Under the Hood
It takes an understanding of the politics of local car clubs to put a safe, smooth show together
By Marisa Demarco
“When I see a place, it's a parking lot. It's a building. It's steps. I see the steps as seating capacity. I see the walkways. I can see gold and chrome and paint,” says Squirrel Montoya, producer of some of the biggest lowrider shows Albuquerque has seen since the mid ’80s.
Putting on a lowrider show is no easy business, says Phillip Cordova. He should know. He's learning the ropes from Montoya. The shows are huge. Last year, at Montoya's 9th annual event at the Hispanic Cultural Center, many of the 4,000 that turned out had to be turned away because of limited parking and space.
“He always did it by himself. He ran himself ragged. I thought it was easy,” Cordova says. “Now I'm finding out it's a lot of work. It ain't easy.” Entertainers, sponsors, parking, trash cans, trophies—these are some of the standard organizational challenges that crop up. “And he rarely writes it down. He keeps it up here,” Cordova says, pointing to his head.
With a lowrider show, there are some additional details to be mindful of. Montoya keeps his ear to the ground, learning about long-standing disagreements between car clubs, he says. For instance, if two car clubs are feuding, he'll make sure to place them away from one another during the show. "If you're blind to it, something's going to happen.” The clubs are out there all day, he says, sitting next to each other. “Someone's going to say something. Someone's going to take it wrong, and you're going to have problems.”
And you don't need problems, he says. It's hard enough just to make the show run smoothly, to make sure everyone's paid for their ticket, that there are clean restrooms available, that no one's falling down from heat stroke.
Montoya's serious about safety at his shows. He wants them to be family events. City police are always in attendance. “I want people to think three times, not twice,” he says, “about doing anything because a cop's right there.” He also cruises around on Friday and Saturday nights to observe behaviors. “I park and watch and see how they act, so if they come to my show, I know what guys specifically I have to look at.” At the door, he has people on hand to dig through door panels and unearth weaponry.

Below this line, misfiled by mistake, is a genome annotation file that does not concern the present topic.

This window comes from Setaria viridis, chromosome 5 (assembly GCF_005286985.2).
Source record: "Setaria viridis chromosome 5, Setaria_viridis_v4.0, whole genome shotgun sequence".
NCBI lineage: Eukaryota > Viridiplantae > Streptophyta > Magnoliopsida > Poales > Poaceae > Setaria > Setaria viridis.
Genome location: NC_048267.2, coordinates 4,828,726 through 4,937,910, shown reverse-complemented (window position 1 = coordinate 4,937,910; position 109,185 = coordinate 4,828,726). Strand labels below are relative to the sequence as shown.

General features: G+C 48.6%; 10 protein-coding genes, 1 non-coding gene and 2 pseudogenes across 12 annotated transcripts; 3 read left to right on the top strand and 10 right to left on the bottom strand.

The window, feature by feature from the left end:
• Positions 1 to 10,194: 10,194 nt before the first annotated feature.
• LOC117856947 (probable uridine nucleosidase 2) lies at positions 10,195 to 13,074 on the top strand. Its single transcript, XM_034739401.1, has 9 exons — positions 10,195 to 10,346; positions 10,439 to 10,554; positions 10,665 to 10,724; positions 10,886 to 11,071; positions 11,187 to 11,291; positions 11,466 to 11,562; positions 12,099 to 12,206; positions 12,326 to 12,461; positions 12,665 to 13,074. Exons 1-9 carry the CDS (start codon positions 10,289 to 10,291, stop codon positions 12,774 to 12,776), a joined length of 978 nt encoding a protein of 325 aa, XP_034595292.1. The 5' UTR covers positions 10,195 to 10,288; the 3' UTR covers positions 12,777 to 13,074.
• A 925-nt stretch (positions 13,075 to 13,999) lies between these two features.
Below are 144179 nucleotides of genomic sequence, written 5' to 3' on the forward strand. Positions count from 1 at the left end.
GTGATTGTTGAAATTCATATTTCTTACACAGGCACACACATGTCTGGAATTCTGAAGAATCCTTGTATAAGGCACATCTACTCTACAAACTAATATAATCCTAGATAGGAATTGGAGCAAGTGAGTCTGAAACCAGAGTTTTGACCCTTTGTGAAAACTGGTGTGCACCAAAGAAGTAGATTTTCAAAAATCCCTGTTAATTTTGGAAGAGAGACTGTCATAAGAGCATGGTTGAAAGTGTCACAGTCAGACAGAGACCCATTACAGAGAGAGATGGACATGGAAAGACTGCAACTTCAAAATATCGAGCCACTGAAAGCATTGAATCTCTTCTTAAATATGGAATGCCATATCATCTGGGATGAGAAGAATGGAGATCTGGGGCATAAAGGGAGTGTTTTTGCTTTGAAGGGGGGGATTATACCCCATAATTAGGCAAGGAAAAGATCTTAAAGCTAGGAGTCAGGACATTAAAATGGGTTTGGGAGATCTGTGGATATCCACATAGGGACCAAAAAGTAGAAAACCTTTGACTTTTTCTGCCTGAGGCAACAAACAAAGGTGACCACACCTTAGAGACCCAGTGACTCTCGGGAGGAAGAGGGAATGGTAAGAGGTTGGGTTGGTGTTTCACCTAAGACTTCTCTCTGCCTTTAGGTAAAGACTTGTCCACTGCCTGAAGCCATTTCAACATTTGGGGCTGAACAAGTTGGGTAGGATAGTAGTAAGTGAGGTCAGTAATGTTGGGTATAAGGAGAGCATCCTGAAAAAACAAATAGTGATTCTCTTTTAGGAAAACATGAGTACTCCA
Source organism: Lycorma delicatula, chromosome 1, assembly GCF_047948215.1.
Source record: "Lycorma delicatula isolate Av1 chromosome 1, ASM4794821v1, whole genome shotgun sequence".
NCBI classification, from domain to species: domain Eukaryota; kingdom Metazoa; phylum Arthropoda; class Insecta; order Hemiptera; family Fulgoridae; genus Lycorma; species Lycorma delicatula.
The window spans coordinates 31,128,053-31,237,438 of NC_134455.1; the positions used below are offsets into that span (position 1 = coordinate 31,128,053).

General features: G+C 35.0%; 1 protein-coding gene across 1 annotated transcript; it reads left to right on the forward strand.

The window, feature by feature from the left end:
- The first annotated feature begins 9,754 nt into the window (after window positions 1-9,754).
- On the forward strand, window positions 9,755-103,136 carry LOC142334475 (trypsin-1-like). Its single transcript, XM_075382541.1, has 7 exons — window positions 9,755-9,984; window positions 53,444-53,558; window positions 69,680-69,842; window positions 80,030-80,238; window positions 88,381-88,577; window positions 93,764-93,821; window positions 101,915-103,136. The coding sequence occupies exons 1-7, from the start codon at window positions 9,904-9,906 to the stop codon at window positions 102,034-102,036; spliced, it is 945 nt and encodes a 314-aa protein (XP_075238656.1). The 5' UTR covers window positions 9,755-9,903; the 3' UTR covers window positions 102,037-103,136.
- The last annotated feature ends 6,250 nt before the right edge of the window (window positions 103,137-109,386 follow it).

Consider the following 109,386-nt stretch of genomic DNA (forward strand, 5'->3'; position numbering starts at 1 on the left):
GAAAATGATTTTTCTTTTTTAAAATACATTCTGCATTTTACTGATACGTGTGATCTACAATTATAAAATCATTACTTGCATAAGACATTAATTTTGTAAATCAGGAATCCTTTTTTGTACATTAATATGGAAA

Montoya's put on the dog for lowrider shows in parking garages, on little league fields, at the Convention Center, at Tingley Colosseum, and at the Indian and Spanish villages. Sometimes it's difficult, Montoya says, to find a venue that will host a lowrider show, somewhere with good facilities that won't be biased about the event. This year, they found the Sandia Motor Speedway.
Montoya took one look at the place and had a vision: Vehicles on the track, the main stage at the finish line, bleachers that seat 4,000. He expects a turnout of 180 cars and about 60 motorcycles, all of which have to fill out registration at La Segunda, a secondhand shop at 1810 Central SW, and show their work to the organizers before they're allowed in. The paved parking lot will become a sort of impromptu show, with spaces for the people who drive beautiful cars but don't necessarily want to enter them in the competition.
Judges are hired from out of state to prevent conflicts. Categories include: Best Bomb (rounded cars from the ’30s, ’40s, ’50s, ’60s and ’70s), Best Euro, Best Motorcycle, Best Bicycle, Best Lowrider Car, Best Lowrider Truck and Best Original (a vehicle that has all of its original parts). In each category, there’s a cash prize ranging from $100 to $300, and trophies are handed out for paint, upholstery, hydraulics, etc.
But in spite of all the trials of putting the thing together, it's worth it, Montoya says. “The show—that's my entertainment. They have national hot rod shows for the hot rod people. There's not too many Chicanos that like hot rods. But I do it because of the beauty in these cars, the artwork.”
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